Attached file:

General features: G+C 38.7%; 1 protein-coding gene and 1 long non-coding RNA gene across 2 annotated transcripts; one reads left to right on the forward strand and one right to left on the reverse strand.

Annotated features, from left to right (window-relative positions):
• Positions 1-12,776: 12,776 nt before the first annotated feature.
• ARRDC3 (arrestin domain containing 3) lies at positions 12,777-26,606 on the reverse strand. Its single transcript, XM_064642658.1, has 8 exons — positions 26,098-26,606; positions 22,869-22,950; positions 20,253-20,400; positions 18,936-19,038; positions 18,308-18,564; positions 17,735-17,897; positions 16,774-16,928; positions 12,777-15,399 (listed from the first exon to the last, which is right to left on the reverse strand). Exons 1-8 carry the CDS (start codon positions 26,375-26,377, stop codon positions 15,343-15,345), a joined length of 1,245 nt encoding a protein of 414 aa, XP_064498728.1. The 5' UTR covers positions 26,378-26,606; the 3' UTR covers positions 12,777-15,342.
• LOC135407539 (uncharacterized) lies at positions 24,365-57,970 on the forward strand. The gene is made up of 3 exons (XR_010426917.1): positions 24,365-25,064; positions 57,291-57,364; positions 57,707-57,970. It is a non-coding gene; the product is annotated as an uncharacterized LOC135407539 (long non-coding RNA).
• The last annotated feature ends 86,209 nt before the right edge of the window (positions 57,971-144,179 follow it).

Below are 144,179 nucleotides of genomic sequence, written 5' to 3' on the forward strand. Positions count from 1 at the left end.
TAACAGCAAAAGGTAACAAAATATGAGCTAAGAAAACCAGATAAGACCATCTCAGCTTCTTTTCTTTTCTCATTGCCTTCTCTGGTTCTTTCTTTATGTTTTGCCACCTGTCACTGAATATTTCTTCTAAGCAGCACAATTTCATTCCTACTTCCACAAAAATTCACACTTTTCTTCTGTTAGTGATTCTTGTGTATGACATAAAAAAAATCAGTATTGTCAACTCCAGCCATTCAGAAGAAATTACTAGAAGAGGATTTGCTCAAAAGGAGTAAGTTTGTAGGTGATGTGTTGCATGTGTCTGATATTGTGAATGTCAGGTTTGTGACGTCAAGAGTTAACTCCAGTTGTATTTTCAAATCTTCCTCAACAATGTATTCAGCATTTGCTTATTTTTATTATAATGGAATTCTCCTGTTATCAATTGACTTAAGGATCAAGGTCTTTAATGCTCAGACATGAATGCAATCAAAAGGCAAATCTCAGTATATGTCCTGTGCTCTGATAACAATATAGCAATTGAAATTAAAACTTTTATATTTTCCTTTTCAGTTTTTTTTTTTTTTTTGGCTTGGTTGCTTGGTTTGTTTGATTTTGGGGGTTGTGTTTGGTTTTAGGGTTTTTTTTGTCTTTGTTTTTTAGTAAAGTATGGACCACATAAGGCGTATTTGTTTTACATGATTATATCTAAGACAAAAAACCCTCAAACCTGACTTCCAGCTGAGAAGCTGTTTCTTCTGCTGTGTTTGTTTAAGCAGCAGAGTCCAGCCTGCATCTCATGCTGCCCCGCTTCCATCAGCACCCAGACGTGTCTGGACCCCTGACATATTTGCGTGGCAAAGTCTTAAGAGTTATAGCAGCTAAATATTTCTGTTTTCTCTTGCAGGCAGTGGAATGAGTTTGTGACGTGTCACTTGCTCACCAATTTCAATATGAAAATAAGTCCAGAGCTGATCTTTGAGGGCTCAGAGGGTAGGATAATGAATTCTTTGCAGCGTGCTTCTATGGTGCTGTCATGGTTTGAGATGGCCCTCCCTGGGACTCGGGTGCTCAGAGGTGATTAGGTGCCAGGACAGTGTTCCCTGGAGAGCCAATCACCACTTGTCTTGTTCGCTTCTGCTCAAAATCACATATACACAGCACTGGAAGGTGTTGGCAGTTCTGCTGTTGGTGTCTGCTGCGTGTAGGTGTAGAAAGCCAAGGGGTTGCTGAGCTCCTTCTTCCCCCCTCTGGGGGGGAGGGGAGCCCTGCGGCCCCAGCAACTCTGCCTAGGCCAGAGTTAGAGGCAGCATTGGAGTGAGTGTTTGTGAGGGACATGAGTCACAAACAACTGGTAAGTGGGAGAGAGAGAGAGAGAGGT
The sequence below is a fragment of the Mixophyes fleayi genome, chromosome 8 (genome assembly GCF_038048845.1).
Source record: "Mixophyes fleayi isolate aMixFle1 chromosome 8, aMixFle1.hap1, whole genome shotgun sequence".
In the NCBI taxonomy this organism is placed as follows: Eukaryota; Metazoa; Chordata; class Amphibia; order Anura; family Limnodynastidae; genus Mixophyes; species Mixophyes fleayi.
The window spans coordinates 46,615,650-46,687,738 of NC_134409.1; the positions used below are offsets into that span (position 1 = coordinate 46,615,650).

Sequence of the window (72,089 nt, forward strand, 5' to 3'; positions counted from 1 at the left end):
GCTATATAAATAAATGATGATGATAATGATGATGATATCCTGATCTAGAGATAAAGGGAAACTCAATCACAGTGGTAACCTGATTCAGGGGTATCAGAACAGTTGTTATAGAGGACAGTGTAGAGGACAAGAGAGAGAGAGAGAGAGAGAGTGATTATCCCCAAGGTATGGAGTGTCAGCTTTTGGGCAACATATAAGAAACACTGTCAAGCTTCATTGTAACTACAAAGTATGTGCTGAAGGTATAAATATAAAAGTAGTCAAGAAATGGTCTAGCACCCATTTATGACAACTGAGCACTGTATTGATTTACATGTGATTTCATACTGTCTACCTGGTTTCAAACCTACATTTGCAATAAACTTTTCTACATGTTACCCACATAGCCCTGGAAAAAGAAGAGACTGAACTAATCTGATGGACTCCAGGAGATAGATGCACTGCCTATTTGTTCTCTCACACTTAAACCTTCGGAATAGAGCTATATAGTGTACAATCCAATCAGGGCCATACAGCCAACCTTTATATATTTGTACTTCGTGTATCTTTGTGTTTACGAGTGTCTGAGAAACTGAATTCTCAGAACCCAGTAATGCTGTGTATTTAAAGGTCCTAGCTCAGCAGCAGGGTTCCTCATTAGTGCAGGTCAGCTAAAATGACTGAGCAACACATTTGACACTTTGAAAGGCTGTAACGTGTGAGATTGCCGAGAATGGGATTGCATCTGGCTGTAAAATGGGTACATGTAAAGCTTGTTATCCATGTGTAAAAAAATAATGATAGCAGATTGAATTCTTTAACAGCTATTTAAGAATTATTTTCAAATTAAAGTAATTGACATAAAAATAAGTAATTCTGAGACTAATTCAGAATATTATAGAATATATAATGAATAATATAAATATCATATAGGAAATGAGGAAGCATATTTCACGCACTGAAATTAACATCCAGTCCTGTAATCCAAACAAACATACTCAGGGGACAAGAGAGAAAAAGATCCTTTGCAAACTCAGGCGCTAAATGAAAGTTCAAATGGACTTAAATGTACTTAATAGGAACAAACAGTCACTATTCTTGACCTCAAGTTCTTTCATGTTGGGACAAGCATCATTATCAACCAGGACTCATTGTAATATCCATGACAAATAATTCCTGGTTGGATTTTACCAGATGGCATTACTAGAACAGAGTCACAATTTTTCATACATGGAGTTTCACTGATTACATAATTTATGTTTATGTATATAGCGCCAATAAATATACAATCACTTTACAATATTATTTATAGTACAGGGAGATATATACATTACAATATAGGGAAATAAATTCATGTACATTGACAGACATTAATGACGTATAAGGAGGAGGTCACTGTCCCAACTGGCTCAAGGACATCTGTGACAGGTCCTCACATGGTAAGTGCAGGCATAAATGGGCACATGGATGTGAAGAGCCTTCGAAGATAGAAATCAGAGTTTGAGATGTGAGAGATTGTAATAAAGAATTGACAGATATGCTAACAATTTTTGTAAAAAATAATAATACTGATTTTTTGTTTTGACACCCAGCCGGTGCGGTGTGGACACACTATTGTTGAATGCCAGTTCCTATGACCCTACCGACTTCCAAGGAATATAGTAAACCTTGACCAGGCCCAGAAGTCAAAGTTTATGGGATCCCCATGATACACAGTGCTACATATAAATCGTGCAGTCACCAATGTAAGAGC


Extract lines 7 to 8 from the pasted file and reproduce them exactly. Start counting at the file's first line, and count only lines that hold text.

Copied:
Below are 144,179 nucleotides of genomic sequence, written 5' to 3' on the forward strand. Positions count from 1 at the left end.
TAACAGCAAAAGGTAACAAAATATGAGCTAAGAAAACCAGATAAGACCATCTCAGCTTCTTTTCTTTTCTCATTGCCTTCTCTGGTTCTTTCTTTATGTTTTGCCACCTGTCACTGAATATTTCTTCTAAGCAGCACAATTTCATTCCTACTTCCACAAAAATTCACACTTTTCTTCTGTTAGTGATTCTTGTGTATGACATAAAAAAAATCAGTATTGTCAACTCCAGCCATTCAGAAGAAATTACTAGAAGAGGATTTGCTCAAAAGGAGTAAGTTTGTAGGTGATGTGTTGCATGTGTCTGATATTGTGAATGTCAGGTTTGTGACGTCAAGAGTTAACTCCAGTTGTATTTTCAAATCTTCCTCAACAATGTATTCAGCATTTGCTTATTTTTATTATAATGGAATTCTCCTGTTATCAATTGACTTAAGGATCAAGGTCTTTAATGCTCAGACATGAATGCAATCAAAAGGCAAATCTCAGTATATGTCCTGTGCTCTGATAACAATATAGCAATTGAAATTAAAACTTTTATATTTTCCTTTTCAGTTTTTTTTTTTTTTTTGGCTTGGTTGCTTGGTTTGTTTGATTTTGGGGGTTGTGTTTGGTTTTAGGGTTTTTTTTGTCTTTGTTTTTTAGTAAAGTATGGACCACATAAGGCGTATTTGTTTTACATGATTATATCTAAGACAAAAAACCCTCAAACCTGACTTCCAGCTGAGAAGCTGTTTCTTCTGCTGTGTTTGTTTAAGCAGCAGAGTCCAGCCTGCATCTCATGCTGCCCCGCTTCCATCAGCACCCAGACGTGTCTGGACCCCTGACATATTTGCGTGGCAAAGTCTTAAGAGTTATAGCAGCTAAATATTTCTGTTTTCTCTTGCAGGCAGTGGAATGAGTTTGTGACGTGTCACTTGCTCACCAATTTCAATATGAAAATAAGTCCAGAGCTGATCTTTGAGGGCTCAGAGGGTAGGATAATGAATTCTTTGCAGCGTGCTTCTATGGTGCTGTCATGGTTTGAGATGGCCCTCCCTGGGACTCGGGTGCTCAGAGGTGATTAGGTGCCAGGACAGTGTTCCCTGGAGAGCCAATCACCACTTGTCTTGTTCGCTTCTGCTCAAAATCACATATACACAGCACTGGAAGGTGTTGGCAGTTCTGCTGTTGGTGTCTGCTGCGTGTAGGTGTAGAAAGCCAAGGGGTTGCTGAGCTCCTTCTTCCCCCCTCTGGGGGGGAGGGGAGCCCTGCGGCCCCAGCAACTCTGCCTAGGCCAGAGTTAGAGGCAGCATTGGAGTGAGTGTTTGTGAGGGACATGAGTCACAAACAACTGGTAAGTGGGAGAGAGAGAGAGAGAGGT